One thing that we should probably clear up right off the bat is that an antiroll bar—more popularly known as a sway bar—is not the final word in handling, nor is it the most important component; they’re simply a tuning tool that must be tailored to work with the rest of a suspension system to get the desired handling effect. Sway bars do that by adjusting the understeer/oversteer balance of a car as it negotiates a curve by essentially coupling the front wheels together and using torsion to overcome body roll. That coupling also allows fine-tuning of the amount of load that transfers to the outside tires during cornering.

The key word in all of that is tuning. Technically, you can run a car without sway bars and get similar roll resistance by cranking up the spring rate, but you’ll end up with a car that’s extremely stiff and doesn’t handle bumps or irregularities well. Sway bars (either in tandem or singly in the frontend of the car) allow for softer springs, since it’s essentially an auxiliary torsion spring that only comes into play when you need it the most: while cornering.

Sway bars come in two styles: standard one-piece bars, and three-piece splined bars, often referred to colloquially as NASCAR bars. Nearly all factory cars use one-piece bars and soft rubber bushings since they are cheap to manufacture and will create enough roll resistance without sacrificing comfort. Many enthusiasts turn to larger-diameter one-piece bars with polyurethane bushings to increase effectiveness, but there are still some inherent drawbacks like deflection and binding.

That’s not to say that traditional-style one-piece bars and bushings don’t work well; they absolutely do on many cars, but they introduce variables that are difficult to tune out on serious Pro Touring or track cars. By design, single-piece bars can and do flex along the arms as well as on the torsion spring section of the car, which causes an incalculable reduction in the bar rate of the whole assembly. Larger, stronger bars negate some of this, but the torsion is still not isolated to the torsion spring. The binding and deflection part comes from the use of pliable mounts that squish since they absorb energy rather than forcing the bar to handle all of it. That can result in unpredictable winding and unwinding of the sway bar when under extreme loads.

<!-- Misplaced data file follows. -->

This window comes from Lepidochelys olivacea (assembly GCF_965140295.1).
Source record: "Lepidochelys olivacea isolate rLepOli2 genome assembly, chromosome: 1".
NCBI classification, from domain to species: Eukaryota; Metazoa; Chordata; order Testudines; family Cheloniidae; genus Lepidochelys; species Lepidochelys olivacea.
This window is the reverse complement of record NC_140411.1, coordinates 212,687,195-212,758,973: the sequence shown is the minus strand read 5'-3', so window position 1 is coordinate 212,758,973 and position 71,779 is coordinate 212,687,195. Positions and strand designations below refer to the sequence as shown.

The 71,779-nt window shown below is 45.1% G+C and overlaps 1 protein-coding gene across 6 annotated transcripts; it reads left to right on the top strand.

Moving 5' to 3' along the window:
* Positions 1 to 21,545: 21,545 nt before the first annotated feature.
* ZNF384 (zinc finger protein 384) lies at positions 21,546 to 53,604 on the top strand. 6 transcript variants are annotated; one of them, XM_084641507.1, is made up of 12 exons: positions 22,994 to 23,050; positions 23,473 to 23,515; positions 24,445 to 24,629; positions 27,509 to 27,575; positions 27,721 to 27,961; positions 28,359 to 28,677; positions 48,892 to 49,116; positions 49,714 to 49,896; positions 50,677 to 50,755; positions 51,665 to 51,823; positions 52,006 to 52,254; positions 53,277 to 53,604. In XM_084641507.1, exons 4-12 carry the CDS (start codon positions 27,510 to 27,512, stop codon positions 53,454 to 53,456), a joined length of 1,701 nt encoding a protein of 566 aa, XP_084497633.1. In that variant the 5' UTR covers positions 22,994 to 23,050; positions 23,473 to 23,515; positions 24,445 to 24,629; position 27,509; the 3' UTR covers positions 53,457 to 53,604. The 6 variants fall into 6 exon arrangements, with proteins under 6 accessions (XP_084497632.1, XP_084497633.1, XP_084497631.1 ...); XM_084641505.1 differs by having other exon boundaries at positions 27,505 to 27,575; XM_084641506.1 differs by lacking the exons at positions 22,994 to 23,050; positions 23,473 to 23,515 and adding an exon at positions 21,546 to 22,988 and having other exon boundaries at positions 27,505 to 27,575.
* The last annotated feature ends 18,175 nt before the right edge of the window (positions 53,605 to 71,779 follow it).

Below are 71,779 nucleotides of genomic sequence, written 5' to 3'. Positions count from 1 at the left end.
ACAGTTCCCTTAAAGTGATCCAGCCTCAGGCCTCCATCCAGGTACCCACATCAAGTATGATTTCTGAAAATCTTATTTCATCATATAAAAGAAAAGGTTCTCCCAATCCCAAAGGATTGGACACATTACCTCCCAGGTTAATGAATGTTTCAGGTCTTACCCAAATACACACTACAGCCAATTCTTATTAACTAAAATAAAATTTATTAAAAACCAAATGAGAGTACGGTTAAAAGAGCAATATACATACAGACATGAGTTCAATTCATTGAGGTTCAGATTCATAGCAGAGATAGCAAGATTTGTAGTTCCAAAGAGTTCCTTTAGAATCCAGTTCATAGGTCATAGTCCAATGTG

The three-piece splined sway bar effectively eliminates both problems since it typically uses spherical bushings or bearings at the end of the torsion bar that eliminates deflection and binding. The splined arms are also much more rigid than the one-piece bar’s arms, so the torsional force from the suspension is focused upon the torsion spring itself.

As for the tuning aspect, because of their extensive use in motorsports, splined bars are available in a large selection of bar sizes and rates, plus they’re easy to swap in and out, giving you the ability to tune your car quickly for a specific activity. One-piece bars are usually only available in one or two diameters and are platform-specific rather than universal, so you’re limited to what’s available on the market. For quite a few offbeat classics, there may not be anything available.

The good news is that with a little planning and the correct parts choice, you can upgrade to a splined sway bar on any car; all you really need is a flat surface to locate the mounts, the tabs on the lower control arms for the endlinks, and arms with the proper bends to clear steering and other components.

With all that said, do you actually need one? Maybe. It depends on how hard you like to drive your car and how much control you want over making adjustments. For the Max Effort ’67 Cougar project car, the tunability of the suspension is vital, so we’ll be installing a splined sway bar from CorteX Racing.

SOURCE
Miller Electric
1635 W. Spencer Street
Appleton
WI  54912
920-734-9821
www.millerwelds.com
Kertz Fabrication
707-235-3839
www.kertzfabrication.com
CorteX Precision Racing Technology
415-577-2291
www.CorteXRacing.com